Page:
Google's stock is exactly where it was in September 2007, and it has fallen 9% since Eric Schmidt announced in January that he'd be stepping down as CEO.
The problem, investors say, is that for every reason to believe in Google (GOOG, Fortune 500), there seems to be a counterbalancing reason for concern.
2Email Print The company is growing rapidly, but antitrust battles are a threat to growth. Hiring increases could help create the next billion-dollar business, but the weight on margins scares some investors. New management should make the company more efficient, but near-term profits could suffer. And well-received product enhancements aren't enough to reduce some investors' worries about Facebook's threat to Google's business.
"There are many moving parts at Google that make it hard to assess [growth] on the revenue line, associated risk and competitive dynamics across its many markets," said Joel Achramowicz, analyst at Blaylock Robert Van. "These uncertainties are causing the market to remain circumspect with regard to the name 'Google.'"
Here's a closer look at what's bugging the search giant's shareholders:
Slowing growth: Google's stock has stalled even as the company has continued to grow.
Google will report results from its latest quarter Thursday afternoon. Sales are expected to have risen 25% and profit is forecast to have gone up 20%, according to a median estimate of analysts surveyed by Thomson Reuters.
That's pretty good for a company that's been around for more than a dozen years, and it would follow the previous quarter's more than 25% rise in both revenue and earnings.
Of course, that's far from the 40% growth the company had each quarter just a few years ago.
"When you program investors to get used to 40% each quarter, that's your mark," said John Scherr, analyst at Whisper Number. "Investors aren't looking for half of that."
Investors are worried that growth could slow even further. The company's all-but-an-exit from China doesn't help, but the biggest concern is that U.S. and European regulators have begun to investigate whether the company is a monopoly.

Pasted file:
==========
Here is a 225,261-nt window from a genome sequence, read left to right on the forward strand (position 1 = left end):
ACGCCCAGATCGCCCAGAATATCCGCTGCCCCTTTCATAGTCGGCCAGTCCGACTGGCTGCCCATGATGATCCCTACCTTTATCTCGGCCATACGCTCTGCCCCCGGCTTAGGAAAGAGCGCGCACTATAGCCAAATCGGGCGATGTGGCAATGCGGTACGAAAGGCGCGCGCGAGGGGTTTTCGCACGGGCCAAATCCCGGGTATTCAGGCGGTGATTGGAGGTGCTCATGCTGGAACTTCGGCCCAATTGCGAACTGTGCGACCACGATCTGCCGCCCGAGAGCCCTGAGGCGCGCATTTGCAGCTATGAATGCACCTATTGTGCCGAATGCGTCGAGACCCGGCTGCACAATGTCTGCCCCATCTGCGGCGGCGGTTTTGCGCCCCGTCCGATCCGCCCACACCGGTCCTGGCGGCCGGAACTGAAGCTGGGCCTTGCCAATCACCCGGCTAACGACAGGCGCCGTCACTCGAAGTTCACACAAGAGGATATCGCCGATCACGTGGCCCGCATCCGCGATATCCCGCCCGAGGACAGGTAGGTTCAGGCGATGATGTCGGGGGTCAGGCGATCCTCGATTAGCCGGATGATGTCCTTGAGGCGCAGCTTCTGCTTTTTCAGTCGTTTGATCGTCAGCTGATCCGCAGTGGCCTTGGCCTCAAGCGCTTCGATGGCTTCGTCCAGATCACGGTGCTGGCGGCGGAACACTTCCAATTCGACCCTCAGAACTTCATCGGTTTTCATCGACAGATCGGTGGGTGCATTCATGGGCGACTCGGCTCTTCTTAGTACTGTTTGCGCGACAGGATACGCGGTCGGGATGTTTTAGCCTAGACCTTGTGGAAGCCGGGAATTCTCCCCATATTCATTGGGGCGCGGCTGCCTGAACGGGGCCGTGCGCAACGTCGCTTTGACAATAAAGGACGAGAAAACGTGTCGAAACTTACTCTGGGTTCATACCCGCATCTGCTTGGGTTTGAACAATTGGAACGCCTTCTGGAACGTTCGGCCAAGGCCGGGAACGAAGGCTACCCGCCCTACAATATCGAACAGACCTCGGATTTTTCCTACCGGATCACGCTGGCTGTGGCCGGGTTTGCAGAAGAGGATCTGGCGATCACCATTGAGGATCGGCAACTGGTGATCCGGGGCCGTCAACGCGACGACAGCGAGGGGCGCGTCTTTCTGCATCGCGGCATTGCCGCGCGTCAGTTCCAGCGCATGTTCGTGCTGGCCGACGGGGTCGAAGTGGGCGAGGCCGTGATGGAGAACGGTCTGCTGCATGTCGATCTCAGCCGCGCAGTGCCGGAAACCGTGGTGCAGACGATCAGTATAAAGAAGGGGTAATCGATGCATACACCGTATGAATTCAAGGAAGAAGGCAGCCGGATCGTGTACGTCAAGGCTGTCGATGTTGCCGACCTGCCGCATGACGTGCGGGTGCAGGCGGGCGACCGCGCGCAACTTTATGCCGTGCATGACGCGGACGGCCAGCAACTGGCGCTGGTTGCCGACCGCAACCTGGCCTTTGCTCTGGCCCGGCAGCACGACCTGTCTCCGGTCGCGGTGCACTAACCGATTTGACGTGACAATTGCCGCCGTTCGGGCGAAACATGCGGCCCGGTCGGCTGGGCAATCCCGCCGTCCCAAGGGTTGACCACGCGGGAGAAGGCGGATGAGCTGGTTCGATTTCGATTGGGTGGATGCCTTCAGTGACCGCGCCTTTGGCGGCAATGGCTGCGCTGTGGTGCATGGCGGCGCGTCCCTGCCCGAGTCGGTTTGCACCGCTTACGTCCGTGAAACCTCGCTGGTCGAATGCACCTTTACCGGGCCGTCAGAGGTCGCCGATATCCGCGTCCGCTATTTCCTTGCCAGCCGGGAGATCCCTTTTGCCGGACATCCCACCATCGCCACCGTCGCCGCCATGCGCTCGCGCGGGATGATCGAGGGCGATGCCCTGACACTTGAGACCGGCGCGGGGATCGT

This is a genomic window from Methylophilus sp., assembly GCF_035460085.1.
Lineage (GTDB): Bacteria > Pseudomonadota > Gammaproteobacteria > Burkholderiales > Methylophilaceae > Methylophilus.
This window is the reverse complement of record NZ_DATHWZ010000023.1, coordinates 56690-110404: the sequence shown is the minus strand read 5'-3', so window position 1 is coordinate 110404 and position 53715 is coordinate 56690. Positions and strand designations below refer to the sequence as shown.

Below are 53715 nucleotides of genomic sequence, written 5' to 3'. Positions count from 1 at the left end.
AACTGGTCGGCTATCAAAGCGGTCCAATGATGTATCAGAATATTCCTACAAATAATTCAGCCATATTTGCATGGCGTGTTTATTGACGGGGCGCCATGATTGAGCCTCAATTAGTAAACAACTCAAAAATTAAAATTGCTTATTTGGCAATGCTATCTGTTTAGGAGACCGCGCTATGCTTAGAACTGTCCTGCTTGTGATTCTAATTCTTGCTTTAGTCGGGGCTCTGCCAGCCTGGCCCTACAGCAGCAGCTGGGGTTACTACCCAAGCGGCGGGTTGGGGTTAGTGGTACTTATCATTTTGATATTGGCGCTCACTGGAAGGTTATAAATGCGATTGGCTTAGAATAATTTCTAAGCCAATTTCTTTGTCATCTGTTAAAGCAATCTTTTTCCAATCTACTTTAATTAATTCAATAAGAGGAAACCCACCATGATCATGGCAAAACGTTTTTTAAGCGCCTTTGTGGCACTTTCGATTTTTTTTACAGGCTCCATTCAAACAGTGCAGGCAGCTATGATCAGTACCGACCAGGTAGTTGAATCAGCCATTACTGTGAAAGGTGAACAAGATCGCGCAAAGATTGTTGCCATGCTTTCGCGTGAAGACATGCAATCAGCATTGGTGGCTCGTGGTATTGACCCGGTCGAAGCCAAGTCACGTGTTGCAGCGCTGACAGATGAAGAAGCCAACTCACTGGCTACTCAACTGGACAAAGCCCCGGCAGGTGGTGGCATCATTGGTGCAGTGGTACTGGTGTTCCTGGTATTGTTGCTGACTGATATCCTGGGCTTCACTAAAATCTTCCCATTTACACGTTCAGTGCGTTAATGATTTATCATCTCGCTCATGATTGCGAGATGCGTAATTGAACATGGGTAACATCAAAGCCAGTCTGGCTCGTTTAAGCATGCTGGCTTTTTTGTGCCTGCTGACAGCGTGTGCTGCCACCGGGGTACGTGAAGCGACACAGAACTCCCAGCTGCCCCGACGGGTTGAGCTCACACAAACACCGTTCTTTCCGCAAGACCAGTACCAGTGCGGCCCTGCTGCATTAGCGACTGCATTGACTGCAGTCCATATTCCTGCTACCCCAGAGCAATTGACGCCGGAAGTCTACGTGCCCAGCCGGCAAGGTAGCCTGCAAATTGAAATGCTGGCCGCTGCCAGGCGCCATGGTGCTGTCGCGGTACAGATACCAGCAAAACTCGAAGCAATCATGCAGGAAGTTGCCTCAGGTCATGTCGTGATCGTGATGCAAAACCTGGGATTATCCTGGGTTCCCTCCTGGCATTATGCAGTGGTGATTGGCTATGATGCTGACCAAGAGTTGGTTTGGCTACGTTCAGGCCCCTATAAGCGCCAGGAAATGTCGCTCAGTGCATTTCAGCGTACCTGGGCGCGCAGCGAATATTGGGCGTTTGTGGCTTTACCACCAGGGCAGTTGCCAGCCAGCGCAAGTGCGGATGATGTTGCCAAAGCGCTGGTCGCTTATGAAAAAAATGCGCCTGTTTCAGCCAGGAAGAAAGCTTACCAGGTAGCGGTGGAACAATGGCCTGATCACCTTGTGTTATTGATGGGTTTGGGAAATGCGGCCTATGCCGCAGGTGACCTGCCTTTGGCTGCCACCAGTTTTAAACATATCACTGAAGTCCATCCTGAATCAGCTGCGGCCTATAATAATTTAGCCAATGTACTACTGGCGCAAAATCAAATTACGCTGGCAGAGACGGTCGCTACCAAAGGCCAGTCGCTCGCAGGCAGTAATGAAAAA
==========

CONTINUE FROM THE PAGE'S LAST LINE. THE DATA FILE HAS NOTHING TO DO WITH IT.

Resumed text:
Google's purchase of flight data search company ITA, for instance, raised antitrust concerns at the U.S. Justice Department. It was eventually completed on Tuesday, but only after Google accepted steep concessions.
"Google's future ability to grow by acquiring companies is a worry," said Ken Sena, analyst at Evercore Partners.
That leaves shareholders wondering what to make of Google as an investment.
"Google is between a growth stock and a value stock; no-man's land for stock investors," said Aaron Kessler, analyst at ThinkEquity.
Expense growth with management change: New CEO Larry Page promised a return to the company's startup roots, and began by shaking up management and pledging to build out the company's key product areas. As a result, Page said the company would ramp up its capital expenditures and embark on the biggest hiring surge in Google's history.
That's potentially great news in the long run, since one of those investments could become the next Android (of course, it could also become the next Wave). But in the short-run, that means margins are going to get tighter -- a no-no with shareholders.
"Having a Google that's a little more willing to invest in what they have, in order to build out beyond search, will ultimately create shareholder value," said Heath Terry, analyst at Cannacord Genuity. "But that's not going to make the next few quarters look how they'd like."
Facebook competition: Facebook is now the most-visited site in the world, relegating Google to second place, according to comScore. And people spend significantly more time on Facebook's site than they do on Google.
Research by Citi analyst Mark Mahaney showed that Facebook's growth was not significantly denting Google's position as the top referrer on the Web.
But investors aren't completely convinced that Facebook and Google operate in separate worlds. Google's multiple failed social strategies also haven't done much to appease their fears.
"Facebook is now the leader in Internet viewership, and generally, dollars follow share," said Michael Hickey, analyst at Janco Partners.
Transparency: Some say the biggest problem with investing in Google is that the company is operating hundreds of products in dozens of markets, yet it sheds very little light on how those individual businesses are faring.
In a rare example of that kind of transparency , Google announced in October that its non-core businesses like display and mobile advertising are billion-dollar businesses. It also said YouTube isn't just bringing in significant revenue, it's also profitable.
Until that point, most analysts believed YouTube was losing money. The concern is that Google is a one-trick pony with search as its sole significant revenue stream.
Following the company's YouTube revelation in October, shares soared for three straight months, rising 15% until Google's January announcement that Schmidt was stepping down.
Convincing investors that its other products are performing well could yet again give Google's shares a healthy boost.
"These guys continue to put up numbers, but this is one company where the market is missing the forest through the trees," said Terry from Cannacord Genuity. "Google isn't getting credit for a lot of the things that they've done right."
Source CNN Money